“When I love, it is perhaps that I wish to escape from myself, but this is not without risks… In any case, and even if I feel the impression that I am forgetting myself while contemplating the loved Other, I hopelessly remain myself… There is only one way to escape this tyranny: deciding to love myself, loving this self, assuming what I am, and appreciating it. It is even the only condition for me to open to the other, whoever he or she may be.”
For my father, subjectivity precedes inter-subjectivity: I must accept myself before going towards the Other. He concludes:
“It is possible that Levinas (whom I never read) said similar things. And better expressed, of course…”
It is not only out because I am an exhibitionist, that I mention my father here. It is also because Levinas quickly transforms the question of Eros into that of fecundity. While my loved Other remains irremediably Other, unreachable, impossible to encounter entirely in her full otherness, it is not the same case with my child. My child is an Other and myself at once. He or she is that unique being in the whole world, who is, for me, equally myself and an Other, without the two being self-contradictory. He or she indicates that there is, inside my self, inside the realm of the Same, the birth of the Other. Otherness is inside me.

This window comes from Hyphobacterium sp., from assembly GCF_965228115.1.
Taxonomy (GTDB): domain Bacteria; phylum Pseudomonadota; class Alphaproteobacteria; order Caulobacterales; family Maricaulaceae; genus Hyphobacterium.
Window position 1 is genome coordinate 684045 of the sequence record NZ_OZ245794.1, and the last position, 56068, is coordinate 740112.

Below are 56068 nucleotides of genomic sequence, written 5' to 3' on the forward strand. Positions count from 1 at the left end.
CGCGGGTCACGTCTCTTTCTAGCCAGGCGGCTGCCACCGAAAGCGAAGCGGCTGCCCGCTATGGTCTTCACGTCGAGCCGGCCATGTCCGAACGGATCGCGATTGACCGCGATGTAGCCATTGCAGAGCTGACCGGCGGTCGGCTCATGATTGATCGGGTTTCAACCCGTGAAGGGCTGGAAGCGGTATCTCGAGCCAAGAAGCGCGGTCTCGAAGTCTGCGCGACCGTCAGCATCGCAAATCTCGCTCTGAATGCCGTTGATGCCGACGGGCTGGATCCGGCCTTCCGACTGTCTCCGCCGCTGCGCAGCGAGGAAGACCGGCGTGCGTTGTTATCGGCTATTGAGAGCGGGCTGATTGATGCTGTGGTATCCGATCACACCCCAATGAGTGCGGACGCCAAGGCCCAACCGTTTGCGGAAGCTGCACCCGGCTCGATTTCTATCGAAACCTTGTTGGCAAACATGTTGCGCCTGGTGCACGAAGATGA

Levinas shows that ontology or logic are only machines to change the Other, what is new and uncontrollable, into the familiar, into the framed and the understood.